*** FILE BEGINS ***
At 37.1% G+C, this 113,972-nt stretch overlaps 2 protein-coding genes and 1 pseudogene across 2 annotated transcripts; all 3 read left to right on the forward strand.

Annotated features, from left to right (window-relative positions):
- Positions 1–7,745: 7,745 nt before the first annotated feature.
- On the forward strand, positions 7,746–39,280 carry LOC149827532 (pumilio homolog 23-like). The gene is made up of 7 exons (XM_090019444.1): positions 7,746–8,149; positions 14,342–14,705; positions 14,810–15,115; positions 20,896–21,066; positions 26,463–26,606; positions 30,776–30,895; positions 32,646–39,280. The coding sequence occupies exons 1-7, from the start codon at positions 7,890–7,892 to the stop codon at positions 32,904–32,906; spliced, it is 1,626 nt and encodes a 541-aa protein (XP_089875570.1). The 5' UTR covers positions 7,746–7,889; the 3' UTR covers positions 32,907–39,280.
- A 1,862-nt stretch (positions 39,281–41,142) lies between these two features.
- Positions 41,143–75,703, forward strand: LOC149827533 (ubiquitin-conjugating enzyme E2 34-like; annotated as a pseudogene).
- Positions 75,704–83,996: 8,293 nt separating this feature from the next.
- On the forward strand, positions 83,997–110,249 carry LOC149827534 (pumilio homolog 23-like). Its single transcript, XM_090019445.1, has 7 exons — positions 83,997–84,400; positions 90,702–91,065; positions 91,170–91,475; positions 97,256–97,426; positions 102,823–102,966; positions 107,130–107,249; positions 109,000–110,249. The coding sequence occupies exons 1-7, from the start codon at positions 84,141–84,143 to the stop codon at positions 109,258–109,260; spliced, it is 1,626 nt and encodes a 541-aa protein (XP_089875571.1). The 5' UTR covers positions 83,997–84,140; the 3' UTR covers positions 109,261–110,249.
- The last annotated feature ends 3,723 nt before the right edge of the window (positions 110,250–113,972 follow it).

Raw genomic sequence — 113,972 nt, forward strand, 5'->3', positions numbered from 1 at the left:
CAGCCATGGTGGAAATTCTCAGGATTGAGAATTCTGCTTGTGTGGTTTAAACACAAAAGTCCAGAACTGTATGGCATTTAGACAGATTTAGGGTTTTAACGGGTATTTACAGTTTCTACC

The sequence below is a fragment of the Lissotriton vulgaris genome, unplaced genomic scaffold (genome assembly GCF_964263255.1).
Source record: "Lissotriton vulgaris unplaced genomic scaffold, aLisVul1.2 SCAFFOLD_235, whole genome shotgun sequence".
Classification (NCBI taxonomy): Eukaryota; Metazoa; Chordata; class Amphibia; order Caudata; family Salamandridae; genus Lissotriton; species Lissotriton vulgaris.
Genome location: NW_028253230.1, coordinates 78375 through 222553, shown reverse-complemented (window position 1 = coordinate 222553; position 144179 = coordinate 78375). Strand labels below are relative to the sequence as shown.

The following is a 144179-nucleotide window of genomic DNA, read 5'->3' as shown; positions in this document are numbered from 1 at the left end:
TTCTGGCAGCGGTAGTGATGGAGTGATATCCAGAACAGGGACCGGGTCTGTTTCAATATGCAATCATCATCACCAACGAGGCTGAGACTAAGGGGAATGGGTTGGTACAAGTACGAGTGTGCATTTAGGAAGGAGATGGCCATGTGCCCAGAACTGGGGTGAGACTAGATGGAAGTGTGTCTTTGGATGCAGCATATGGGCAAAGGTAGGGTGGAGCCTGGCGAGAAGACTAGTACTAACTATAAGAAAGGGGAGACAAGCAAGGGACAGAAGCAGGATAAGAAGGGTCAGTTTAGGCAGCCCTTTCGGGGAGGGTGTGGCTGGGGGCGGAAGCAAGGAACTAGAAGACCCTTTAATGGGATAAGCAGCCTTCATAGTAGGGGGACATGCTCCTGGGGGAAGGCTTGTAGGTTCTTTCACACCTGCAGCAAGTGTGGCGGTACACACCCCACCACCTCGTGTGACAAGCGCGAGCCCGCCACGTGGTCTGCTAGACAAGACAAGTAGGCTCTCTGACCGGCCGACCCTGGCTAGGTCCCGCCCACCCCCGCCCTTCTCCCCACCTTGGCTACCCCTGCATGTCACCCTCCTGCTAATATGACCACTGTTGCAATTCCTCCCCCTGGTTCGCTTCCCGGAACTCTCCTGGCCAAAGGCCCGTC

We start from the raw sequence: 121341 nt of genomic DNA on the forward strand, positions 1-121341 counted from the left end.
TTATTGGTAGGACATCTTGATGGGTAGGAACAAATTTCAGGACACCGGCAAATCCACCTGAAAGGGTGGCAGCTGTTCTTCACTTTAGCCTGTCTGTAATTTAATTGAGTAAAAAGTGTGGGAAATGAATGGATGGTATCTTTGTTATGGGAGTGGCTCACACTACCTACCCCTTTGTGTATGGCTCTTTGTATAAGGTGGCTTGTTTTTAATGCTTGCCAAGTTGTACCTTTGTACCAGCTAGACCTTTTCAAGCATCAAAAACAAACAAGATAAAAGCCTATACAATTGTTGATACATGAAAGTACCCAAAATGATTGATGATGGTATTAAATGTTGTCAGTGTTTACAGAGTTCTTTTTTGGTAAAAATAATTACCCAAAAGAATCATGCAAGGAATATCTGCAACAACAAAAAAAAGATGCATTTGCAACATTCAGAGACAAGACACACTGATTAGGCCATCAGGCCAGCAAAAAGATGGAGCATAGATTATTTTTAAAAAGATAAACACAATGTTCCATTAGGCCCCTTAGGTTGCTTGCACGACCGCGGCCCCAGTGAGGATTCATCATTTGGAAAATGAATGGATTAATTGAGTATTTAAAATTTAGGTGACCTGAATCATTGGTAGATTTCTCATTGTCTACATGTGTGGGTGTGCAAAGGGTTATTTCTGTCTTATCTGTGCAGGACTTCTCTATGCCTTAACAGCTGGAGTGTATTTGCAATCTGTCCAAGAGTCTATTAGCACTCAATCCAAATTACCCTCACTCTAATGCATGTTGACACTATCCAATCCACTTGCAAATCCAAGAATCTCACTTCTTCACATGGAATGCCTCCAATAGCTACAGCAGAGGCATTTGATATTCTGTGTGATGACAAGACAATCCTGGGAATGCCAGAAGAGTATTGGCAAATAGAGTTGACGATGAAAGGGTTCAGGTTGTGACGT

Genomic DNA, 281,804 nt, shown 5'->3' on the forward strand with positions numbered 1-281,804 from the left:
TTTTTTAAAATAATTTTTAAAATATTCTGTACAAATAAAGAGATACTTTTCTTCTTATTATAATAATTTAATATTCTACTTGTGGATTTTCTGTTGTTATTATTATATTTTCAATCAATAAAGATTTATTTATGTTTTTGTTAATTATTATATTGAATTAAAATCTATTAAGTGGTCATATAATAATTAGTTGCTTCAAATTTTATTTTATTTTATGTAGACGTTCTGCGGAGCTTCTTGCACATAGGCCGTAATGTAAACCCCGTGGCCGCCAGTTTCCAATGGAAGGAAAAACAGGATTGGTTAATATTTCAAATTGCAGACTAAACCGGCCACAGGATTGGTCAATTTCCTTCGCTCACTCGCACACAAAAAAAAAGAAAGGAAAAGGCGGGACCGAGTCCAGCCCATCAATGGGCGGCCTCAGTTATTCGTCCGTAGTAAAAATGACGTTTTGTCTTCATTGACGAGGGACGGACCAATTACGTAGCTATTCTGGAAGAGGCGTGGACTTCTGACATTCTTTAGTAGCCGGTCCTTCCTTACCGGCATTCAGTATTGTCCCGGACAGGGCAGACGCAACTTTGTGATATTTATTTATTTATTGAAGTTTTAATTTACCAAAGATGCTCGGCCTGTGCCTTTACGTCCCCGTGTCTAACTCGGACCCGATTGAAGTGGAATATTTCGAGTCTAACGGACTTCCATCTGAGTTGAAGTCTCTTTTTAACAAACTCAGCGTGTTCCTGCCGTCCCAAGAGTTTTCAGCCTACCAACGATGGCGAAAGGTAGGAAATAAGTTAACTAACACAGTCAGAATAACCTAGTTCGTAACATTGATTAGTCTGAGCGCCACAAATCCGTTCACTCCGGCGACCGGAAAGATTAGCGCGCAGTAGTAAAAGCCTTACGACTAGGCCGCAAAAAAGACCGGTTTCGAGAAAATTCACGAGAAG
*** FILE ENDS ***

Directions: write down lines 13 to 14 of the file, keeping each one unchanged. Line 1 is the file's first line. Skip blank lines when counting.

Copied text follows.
Source record: "Lissotriton vulgaris unplaced genomic scaffold, aLisVul1.2 SCAFFOLD_235, whole genome shotgun sequence".
Classification (NCBI taxonomy): Eukaryota; Metazoa; Chordata; class Amphibia; order Caudata; family Salamandridae; genus Lissotriton; species Lissotriton vulgaris.